Product Liability: Potentially Hazardous Products at Home
It’s hard to imagine how much consumer products are purchased in the United States every day. According to the Bureau of Economic Analysis, consumer spending in America is at billions of dollars each year. For the first quarter of 2015, personal consumption expenditures were at 12,055.5 billion. Spending increased to 12,207.8 billion by the second quarter of the year.
A good majority of consumer spending go to durable goods. Furnishings and household equipment are among the major type of products bought by Americans annually. For the second quarter of 2015, expenditures for these products were at 297 billion dollars. And as with any other product, the consumers who had gone out to purchase these goods expect that they have bought items that are safe to use. Unfortunately, as noted by the website of Ritter & Associates, this trust is often proven to be misplaced. As evidenced by the updates on the website of the Consumer Product Safety Commission or CPSC, a lot of products are regularly found to be defective or potentially dangerous.
For furnishings and other products meant for the home, any negligence in design or production can cause a lot of harm. Many see their homes as a safe harbor; a place where they are far from any dangerous accidents. Unfortunately, with defective furnishings or household equipment, many people are left vulnerable to potentially hazardous situations right in the very place they consider their comfort zone. Take, for example, poorly designed window coverings. As found by the CPSC, children between 7 months to 10 years are at risk of dying by strangulation because of defective window covering cords every month. In fact, the commission has made over five million recalls for window coverings due to such concerns.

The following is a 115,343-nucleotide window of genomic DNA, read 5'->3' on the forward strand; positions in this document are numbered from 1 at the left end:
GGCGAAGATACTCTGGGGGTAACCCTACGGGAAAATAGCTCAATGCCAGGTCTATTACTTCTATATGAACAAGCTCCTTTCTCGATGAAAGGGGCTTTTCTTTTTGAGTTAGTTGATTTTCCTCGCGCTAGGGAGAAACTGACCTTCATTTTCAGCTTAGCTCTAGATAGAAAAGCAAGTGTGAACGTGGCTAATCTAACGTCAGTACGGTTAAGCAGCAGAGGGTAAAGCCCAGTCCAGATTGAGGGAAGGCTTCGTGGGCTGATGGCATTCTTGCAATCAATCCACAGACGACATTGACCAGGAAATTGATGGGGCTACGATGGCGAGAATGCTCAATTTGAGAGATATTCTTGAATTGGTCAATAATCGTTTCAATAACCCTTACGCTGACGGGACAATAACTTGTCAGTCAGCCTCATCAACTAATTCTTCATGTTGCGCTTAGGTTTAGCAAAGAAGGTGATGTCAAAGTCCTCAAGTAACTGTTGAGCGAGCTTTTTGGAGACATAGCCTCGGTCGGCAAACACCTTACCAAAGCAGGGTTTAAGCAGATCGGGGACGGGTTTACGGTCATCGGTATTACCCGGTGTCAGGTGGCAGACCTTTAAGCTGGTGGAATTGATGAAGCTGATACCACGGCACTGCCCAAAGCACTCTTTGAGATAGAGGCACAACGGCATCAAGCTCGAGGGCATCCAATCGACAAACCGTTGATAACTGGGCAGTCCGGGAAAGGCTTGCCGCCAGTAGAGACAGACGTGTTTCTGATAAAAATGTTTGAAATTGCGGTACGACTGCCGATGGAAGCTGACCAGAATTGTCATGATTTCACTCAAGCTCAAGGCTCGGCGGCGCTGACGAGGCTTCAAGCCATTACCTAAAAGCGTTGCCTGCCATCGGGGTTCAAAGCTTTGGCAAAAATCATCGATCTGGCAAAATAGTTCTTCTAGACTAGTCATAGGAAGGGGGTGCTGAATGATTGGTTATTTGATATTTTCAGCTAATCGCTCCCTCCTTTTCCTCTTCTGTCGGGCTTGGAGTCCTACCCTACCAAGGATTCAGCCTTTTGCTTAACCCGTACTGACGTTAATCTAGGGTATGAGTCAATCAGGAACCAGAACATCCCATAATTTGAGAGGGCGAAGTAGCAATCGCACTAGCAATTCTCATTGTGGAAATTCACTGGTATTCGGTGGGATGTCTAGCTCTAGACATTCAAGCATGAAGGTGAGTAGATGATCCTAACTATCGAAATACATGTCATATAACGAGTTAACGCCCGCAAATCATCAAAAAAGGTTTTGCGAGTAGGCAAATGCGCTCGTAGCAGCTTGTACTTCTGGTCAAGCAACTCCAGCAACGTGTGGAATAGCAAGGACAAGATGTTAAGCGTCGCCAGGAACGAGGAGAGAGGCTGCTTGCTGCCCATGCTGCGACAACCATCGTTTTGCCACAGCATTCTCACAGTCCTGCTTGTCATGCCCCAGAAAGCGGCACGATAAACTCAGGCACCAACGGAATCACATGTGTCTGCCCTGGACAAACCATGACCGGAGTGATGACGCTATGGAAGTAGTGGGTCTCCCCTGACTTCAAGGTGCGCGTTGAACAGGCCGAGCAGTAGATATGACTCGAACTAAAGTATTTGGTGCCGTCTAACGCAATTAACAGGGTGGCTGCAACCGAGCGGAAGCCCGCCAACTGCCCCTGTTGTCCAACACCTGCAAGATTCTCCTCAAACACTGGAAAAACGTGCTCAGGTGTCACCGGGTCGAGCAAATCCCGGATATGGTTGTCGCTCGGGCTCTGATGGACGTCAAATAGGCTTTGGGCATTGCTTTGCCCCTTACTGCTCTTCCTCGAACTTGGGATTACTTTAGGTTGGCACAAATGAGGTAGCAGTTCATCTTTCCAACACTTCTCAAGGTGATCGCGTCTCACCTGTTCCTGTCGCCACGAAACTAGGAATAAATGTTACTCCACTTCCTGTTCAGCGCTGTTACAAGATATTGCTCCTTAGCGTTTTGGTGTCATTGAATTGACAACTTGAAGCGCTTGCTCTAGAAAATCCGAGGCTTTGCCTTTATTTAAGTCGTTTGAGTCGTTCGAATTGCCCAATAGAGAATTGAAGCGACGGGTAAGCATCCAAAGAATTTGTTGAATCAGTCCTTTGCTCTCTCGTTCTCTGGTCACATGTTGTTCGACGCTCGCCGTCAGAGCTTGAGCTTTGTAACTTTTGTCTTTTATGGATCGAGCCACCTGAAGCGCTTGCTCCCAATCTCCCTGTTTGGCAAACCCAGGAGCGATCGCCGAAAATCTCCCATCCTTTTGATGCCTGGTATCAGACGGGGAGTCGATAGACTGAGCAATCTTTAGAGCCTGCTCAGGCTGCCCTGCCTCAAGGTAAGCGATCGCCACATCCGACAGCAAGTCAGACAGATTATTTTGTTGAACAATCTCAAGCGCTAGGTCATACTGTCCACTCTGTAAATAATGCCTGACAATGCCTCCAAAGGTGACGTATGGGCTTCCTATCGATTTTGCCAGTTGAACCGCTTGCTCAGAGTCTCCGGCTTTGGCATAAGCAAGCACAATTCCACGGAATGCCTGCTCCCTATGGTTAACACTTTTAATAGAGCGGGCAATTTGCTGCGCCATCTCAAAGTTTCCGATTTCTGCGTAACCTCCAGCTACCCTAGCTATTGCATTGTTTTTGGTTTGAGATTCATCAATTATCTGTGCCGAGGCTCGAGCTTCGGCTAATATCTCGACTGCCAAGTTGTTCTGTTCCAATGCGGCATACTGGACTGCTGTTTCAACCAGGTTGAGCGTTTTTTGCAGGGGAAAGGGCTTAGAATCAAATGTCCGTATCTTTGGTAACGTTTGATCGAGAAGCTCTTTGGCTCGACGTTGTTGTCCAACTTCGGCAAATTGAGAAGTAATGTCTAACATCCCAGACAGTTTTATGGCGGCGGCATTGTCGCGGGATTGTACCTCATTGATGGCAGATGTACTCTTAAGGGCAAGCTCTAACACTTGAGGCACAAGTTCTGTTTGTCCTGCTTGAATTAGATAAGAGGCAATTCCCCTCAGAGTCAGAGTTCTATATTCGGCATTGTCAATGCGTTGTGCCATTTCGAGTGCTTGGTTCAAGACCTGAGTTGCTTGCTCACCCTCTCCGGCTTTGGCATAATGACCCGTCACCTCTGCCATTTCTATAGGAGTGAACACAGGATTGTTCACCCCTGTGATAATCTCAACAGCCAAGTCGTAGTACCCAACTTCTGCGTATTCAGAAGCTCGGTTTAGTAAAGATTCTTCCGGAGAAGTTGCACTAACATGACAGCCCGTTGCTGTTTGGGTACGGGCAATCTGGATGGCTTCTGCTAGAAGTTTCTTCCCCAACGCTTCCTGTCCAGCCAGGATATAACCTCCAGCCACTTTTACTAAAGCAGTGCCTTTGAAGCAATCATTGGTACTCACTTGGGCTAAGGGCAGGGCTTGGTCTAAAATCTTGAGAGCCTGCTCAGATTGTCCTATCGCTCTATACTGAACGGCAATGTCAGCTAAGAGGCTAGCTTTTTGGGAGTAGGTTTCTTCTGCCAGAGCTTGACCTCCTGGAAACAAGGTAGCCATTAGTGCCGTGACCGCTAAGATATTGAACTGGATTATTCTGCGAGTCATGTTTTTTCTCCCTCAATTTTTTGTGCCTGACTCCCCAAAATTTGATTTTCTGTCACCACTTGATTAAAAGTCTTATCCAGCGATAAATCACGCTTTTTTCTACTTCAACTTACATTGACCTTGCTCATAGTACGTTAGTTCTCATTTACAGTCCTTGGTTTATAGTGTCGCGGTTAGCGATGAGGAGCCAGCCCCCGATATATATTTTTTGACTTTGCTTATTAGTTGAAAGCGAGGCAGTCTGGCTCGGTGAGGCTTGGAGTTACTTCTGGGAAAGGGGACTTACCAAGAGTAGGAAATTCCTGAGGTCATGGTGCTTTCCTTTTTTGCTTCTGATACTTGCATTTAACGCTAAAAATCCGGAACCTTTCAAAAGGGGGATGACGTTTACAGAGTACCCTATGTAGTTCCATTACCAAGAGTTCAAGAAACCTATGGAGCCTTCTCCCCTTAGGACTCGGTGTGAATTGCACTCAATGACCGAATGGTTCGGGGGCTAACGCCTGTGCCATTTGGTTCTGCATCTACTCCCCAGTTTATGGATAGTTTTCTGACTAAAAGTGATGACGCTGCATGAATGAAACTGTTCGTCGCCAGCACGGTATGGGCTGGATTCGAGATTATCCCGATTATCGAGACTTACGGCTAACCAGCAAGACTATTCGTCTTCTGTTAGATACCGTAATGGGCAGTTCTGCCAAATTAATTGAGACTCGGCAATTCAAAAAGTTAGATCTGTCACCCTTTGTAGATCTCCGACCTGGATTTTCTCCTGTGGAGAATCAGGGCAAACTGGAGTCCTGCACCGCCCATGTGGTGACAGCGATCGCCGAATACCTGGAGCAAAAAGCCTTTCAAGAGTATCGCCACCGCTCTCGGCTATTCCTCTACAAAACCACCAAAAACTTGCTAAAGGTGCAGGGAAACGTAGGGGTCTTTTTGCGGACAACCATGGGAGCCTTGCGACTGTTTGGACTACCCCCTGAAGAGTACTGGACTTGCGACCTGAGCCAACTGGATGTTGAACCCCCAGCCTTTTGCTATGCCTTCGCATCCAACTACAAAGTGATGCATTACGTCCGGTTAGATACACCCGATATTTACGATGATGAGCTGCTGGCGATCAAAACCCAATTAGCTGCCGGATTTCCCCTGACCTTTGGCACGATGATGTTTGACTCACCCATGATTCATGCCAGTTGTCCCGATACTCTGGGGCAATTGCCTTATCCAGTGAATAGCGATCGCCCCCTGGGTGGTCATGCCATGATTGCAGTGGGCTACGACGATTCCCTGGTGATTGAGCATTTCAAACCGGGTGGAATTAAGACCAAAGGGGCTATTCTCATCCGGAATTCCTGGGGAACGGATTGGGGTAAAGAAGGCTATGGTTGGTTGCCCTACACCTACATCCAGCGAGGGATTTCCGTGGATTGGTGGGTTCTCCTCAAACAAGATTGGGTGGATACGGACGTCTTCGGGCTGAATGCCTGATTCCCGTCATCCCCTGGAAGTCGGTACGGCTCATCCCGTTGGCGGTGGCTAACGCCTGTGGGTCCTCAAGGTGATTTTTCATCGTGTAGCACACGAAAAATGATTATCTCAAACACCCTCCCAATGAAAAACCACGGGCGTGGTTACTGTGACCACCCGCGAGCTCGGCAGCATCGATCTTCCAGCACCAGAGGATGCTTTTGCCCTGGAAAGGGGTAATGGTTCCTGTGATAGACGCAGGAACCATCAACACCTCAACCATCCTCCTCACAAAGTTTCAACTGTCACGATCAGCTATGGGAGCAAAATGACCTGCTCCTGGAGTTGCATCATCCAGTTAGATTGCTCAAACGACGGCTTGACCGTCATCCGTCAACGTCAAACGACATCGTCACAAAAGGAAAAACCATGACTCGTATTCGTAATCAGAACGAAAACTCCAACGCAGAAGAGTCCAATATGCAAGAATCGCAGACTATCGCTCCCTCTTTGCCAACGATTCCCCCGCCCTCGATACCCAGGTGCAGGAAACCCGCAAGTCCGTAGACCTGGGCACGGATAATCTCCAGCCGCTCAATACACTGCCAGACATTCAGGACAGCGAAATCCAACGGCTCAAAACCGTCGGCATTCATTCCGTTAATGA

Dangers caused by defective products can result in minor to life-altering injuries. According to the website of Wilson & McQueen PLLC, the responsibility of preventing such incidents remains in the hands of product manufacturers. The implicit trust handed to them by consumers should be respected through imposing stricter testing policies and regulations.